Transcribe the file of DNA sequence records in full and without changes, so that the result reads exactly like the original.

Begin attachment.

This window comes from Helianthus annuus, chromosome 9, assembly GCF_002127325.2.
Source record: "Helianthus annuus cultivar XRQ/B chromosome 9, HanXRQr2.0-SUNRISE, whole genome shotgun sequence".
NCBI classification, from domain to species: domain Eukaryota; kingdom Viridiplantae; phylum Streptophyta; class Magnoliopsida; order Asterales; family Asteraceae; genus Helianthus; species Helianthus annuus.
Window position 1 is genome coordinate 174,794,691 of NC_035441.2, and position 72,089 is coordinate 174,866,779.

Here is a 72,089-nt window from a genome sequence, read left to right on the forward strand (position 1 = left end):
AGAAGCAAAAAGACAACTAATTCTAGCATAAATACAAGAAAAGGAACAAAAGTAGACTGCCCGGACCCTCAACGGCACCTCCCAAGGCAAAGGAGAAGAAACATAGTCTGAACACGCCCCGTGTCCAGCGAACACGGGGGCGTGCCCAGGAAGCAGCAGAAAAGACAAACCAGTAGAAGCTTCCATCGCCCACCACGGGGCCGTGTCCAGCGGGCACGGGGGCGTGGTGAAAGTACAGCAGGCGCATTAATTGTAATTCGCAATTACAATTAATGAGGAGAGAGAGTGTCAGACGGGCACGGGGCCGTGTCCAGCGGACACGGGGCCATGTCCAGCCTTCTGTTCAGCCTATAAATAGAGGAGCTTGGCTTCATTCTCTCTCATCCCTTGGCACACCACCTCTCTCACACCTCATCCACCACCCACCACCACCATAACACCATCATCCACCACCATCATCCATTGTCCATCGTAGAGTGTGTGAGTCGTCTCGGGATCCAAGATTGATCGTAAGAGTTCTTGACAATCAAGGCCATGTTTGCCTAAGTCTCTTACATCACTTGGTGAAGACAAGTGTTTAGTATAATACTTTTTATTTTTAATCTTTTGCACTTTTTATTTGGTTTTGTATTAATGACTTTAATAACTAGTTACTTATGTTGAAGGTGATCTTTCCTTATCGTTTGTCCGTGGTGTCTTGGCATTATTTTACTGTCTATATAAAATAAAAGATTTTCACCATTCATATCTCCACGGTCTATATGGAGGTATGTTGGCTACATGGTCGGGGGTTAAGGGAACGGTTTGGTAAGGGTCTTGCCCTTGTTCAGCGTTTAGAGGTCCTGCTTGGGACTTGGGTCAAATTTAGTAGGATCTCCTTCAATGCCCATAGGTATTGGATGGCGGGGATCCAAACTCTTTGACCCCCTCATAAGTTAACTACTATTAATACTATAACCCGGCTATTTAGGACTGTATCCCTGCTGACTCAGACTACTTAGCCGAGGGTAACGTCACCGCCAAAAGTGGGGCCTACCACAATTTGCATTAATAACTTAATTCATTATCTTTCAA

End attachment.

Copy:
This window comes from Helianthus annuus, chromosome 9, assembly GCF_002127325.2.
Source record: "Helianthus annuus cultivar XRQ/B chromosome 9, HanXRQr2.0-SUNRISE, whole genome shotgun sequence".
NCBI classification, from domain to species: domain Eukaryota; kingdom Viridiplantae; phylum Streptophyta; class Magnoliopsida; order Asterales; family Asteraceae; genus Helianthus; species Helianthus annuus.
Window position 1 is genome coordinate 174,794,691 of NC_035441.2, and position 72,089 is coordinate 174,866,779.

Here is a 72,089-nt window from a genome sequence, read left to right on the forward strand (position 1 = left end):
AGAAGCAAAAAGACAACTAATTCTAGCATAAATACAAGAAAAGGAACAAAAGTAGACTGCCCGGACCCTCAACGGCACCTCCCAAGGCAAAGGAGAAGAAACATAGTCTGAACACGCCCCGTGTCCAGCGAACACGGGGGCGTGCCCAGGAAGCAGCAGAAAAGACAAACCAGTAGAAGCTTCCATCGCCCACCACGGGGCCGTGTCCAGCGGGCACGGGGGCGTGGTGAAAGTACAGCAGGCGCATTAATTGTAATTCGCAATTACAATTAATGAGGAGAGAGAGTGTCAGACGGGCACGGGGCCGTGTCCAGCGGACACGGGGCCATGTCCAGCCTTCTGTTCAGCCTATAAATAGAGGAGCTTGGCTTCATTCTCTCTCATCCCTTGGCACACCACCTCTCTCACACCTCATCCACCACCCACCACCACCATAACACCATCATCCACCACCATCATCCATTGTCCATCGTAGAGTGTGTGAGTCGTCTCGGGATCCAAGATTGATCGTAAGAGTTCTTGACAATCAAGGCCATGTTTGCCTAAGTCTCTTACATCACTTGGTGAAGACAAGTGTTTAGTATAATACTTTTTATTTTTAATCTTTTGCACTTTTTATTTGGTTTTGTATTAATGACTTTAATAACTAGTTACTTATGTTGAAGGTGATCTTTCCTTATCGTTTGTCCGTGGTGTCTTGGCATTATTTTACTGTCTATATAAAATAAAAGATTTTCACCATTCATATCTCCACGGTCTATATGGAGGTATGTTGGCTACATGGTCGGGGGTTAAGGGAACGGTTTGGTAAGGGTCTTGCCCTTGTTCAGCGTTTAGAGGTCCTGCTTGGGACTTGGGTCAAATTTAGTAGGATCTCCTTCAATGCCCATAGGTATTGGATGGCGGGGATCCAAACTCTTTGACCCCCTCATAAGTTAACTACTATTAATACTATAACCCGGCTATTTAGGACTGTATCCCTGCTGACTCAGACTACTTAGCCGAGGGTAACGTCACCGCCAAAAGTGGGGCCTACCACAATTTGCATTAATAACTTAATTCATTATCTTTCAA